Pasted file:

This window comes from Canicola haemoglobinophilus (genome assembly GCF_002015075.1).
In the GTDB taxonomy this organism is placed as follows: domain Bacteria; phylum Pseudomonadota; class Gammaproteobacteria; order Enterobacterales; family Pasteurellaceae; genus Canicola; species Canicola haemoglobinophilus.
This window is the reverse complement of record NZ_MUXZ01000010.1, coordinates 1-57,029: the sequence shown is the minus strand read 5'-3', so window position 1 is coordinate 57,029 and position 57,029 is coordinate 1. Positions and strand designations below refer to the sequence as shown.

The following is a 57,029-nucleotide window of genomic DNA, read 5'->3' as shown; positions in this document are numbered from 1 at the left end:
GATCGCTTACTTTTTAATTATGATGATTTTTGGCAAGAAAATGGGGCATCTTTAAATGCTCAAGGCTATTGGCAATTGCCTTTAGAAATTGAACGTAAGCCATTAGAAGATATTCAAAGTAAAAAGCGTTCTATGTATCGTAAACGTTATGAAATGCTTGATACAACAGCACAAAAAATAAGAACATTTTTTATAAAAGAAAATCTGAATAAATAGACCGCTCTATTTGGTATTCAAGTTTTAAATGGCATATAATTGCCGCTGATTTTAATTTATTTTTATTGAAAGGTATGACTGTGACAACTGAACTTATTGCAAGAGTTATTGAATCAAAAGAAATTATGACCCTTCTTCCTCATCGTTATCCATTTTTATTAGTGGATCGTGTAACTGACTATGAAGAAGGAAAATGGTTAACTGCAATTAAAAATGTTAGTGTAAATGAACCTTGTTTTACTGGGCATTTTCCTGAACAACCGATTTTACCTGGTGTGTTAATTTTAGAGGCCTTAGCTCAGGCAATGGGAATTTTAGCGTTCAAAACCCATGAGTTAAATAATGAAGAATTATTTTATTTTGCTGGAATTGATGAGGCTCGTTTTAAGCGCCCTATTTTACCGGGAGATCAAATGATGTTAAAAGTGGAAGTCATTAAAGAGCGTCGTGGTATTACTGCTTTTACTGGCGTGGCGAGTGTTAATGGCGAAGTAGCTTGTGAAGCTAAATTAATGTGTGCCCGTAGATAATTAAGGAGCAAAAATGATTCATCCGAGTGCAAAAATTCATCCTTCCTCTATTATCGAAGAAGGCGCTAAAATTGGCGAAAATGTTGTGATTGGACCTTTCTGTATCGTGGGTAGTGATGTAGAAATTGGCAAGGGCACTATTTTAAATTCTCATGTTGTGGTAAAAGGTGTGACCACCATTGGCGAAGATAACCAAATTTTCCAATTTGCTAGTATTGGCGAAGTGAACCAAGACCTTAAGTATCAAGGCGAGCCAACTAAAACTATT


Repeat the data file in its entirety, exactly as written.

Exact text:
This window comes from Canicola haemoglobinophilus (genome assembly GCF_002015075.1).
In the GTDB taxonomy this organism is placed as follows: domain Bacteria; phylum Pseudomonadota; class Gammaproteobacteria; order Enterobacterales; family Pasteurellaceae; genus Canicola; species Canicola haemoglobinophilus.
This window is the reverse complement of record NZ_MUXZ01000010.1, coordinates 1-57,029: the sequence shown is the minus strand read 5'-3', so window position 1 is coordinate 57,029 and position 57,029 is coordinate 1. Positions and strand designations below refer to the sequence as shown.

The following is a 57,029-nucleotide window of genomic DNA, read 5'->3' as shown; positions in this document are numbered from 1 at the left end:
GATCGCTTACTTTTTAATTATGATGATTTTTGGCAAGAAAATGGGGCATCTTTAAATGCTCAAGGCTATTGGCAATTGCCTTTAGAAATTGAACGTAAGCCATTAGAAGATATTCAAAGTAAAAAGCGTTCTATGTATCGTAAACGTTATGAAATGCTTGATACAACAGCACAAAAAATAAGAACATTTTTTATAAAAGAAAATCTGAATAAATAGACCGCTCTATTTGGTATTCAAGTTTTAAATGGCATATAATTGCCGCTGATTTTAATTTATTTTTATTGAAAGGTATGACTGTGACAACTGAACTTATTGCAAGAGTTATTGAATCAAAAGAAATTATGACCCTTCTTCCTCATCGTTATCCATTTTTATTAGTGGATCGTGTAACTGACTATGAAGAAGGAAAATGGTTAACTGCAATTAAAAATGTTAGTGTAAATGAACCTTGTTTTACTGGGCATTTTCCTGAACAACCGATTTTACCTGGTGTGTTAATTTTAGAGGCCTTAGCTCAGGCAATGGGAATTTTAGCGTTCAAAACCCATGAGTTAAATAATGAAGAATTATTTTATTTTGCTGGAATTGATGAGGCTCGTTTTAAGCGCCCTATTTTACCGGGAGATCAAATGATGTTAAAAGTGGAAGTCATTAAAGAGCGTCGTGGTATTACTGCTTTTACTGGCGTGGCGAGTGTTAATGGCGAAGTAGCTTGTGAAGCTAAATTAATGTGTGCCCGTAGATAATTAAGGAGCAAAAATGATTCATCCGAGTGCAAAAATTCATCCTTCCTCTATTATCGAAGAAGGCGCTAAAATTGGCGAAAATGTTGTGATTGGACCTTTCTGTATCGTGGGTAGTGATGTAGAAATTGGCAAGGGCACTATTTTAAATTCTCATGTTGTGGTAAAAGGTGTGACCACCATTGGCGAAGATAACCAAATTTTCCAATTTGCTAGTATTGGCGAAGTGAACCAAGACCTTAAGTATCAAGGCGAGCCAACTAAAACTATT